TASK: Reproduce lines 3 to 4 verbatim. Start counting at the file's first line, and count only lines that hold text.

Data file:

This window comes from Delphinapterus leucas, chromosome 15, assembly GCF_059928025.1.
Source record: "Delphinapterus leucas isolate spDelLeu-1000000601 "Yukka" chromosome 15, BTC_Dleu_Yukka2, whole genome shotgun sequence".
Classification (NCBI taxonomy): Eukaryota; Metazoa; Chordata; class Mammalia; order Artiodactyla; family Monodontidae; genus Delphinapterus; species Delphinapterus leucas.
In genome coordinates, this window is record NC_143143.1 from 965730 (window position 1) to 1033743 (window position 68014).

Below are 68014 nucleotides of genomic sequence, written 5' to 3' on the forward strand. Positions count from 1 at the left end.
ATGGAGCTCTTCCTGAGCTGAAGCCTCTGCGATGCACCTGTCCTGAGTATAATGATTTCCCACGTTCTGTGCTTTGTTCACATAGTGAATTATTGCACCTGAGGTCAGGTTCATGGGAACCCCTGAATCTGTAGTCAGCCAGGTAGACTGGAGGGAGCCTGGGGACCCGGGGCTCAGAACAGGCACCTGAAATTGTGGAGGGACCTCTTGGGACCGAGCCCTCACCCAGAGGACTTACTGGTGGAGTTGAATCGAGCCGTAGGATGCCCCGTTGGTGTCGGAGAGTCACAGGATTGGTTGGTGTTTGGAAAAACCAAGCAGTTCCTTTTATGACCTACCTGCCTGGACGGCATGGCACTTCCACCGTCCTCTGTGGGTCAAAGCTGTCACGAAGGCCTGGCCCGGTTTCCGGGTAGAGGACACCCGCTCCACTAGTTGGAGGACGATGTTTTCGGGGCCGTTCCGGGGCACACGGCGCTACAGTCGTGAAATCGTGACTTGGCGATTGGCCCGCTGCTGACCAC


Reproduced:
Classification (NCBI taxonomy): Eukaryota; Metazoa; Chordata; class Mammalia; order Artiodactyla; family Monodontidae; genus Delphinapterus; species Delphinapterus leucas.
In genome coordinates, this window is record NC_143143.1 from 965730 (window position 1) to 1033743 (window position 68014).